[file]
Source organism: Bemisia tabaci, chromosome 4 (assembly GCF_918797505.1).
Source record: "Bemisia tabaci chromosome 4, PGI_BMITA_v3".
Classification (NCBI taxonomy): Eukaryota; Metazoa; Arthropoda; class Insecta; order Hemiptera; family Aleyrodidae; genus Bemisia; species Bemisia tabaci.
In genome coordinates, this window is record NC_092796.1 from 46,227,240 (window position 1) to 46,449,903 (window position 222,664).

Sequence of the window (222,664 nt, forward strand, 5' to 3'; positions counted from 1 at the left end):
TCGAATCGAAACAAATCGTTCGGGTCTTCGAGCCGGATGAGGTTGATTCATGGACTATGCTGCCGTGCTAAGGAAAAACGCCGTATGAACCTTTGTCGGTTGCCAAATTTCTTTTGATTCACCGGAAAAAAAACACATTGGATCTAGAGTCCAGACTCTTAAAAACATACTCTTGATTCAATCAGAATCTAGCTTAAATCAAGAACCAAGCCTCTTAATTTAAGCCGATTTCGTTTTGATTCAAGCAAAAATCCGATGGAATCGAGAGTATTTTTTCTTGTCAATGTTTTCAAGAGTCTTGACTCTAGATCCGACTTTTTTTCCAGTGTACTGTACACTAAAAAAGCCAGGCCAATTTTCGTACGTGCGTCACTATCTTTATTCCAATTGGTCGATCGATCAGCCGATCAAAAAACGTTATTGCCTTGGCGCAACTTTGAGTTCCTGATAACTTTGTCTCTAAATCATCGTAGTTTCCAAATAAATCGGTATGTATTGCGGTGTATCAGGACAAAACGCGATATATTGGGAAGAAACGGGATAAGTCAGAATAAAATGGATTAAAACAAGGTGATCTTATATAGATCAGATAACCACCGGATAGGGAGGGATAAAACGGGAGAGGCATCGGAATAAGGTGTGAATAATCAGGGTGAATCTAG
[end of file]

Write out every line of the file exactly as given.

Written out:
Source organism: Bemisia tabaci, chromosome 4 (assembly GCF_918797505.1).
Source record: "Bemisia tabaci chromosome 4, PGI_BMITA_v3".
Classification (NCBI taxonomy): Eukaryota; Metazoa; Arthropoda; class Insecta; order Hemiptera; family Aleyrodidae; genus Bemisia; species Bemisia tabaci.
In genome coordinates, this window is record NC_092796.1 from 46,227,240 (window position 1) to 46,449,903 (window position 222,664).

Sequence of the window (222,664 nt, forward strand, 5' to 3'; positions counted from 1 at the left end):
TCGAATCGAAACAAATCGTTCGGGTCTTCGAGCCGGATGAGGTTGATTCATGGACTATGCTGCCGTGCTAAGGAAAAACGCCGTATGAACCTTTGTCGGTTGCCAAATTTCTTTTGATTCACCGGAAAAAAAACACATTGGATCTAGAGTCCAGACTCTTAAAAACATACTCTTGATTCAATCAGAATCTAGCTTAAATCAAGAACCAAGCCTCTTAATTTAAGCCGATTTCGTTTTGATTCAAGCAAAAATCCGATGGAATCGAGAGTATTTTTTCTTGTCAATGTTTTCAAGAGTCTTGACTCTAGATCCGACTTTTTTTCCAGTGTACTGTACACTAAAAAAGCCAGGCCAATTTTCGTACGTGCGTCACTATCTTTATTCCAATTGGTCGATCGATCAGCCGATCAAAAAACGTTATTGCCTTGGCGCAACTTTGAGTTCCTGATAACTTTGTCTCTAAATCATCGTAGTTTCCAAATAAATCGGTATGTATTGCGGTGTATCAGGACAAAACGCGATATATTGGGAAGAAACGGGATAAGTCAGAATAAAATGGATTAAAACAAGGTGATCTTATATAGATCAGATAACCACCGGATAGGGAGGGATAAAACGGGAGAGGCATCGGAATAAGGTGTGAATAATCAGGGTGAATCTAG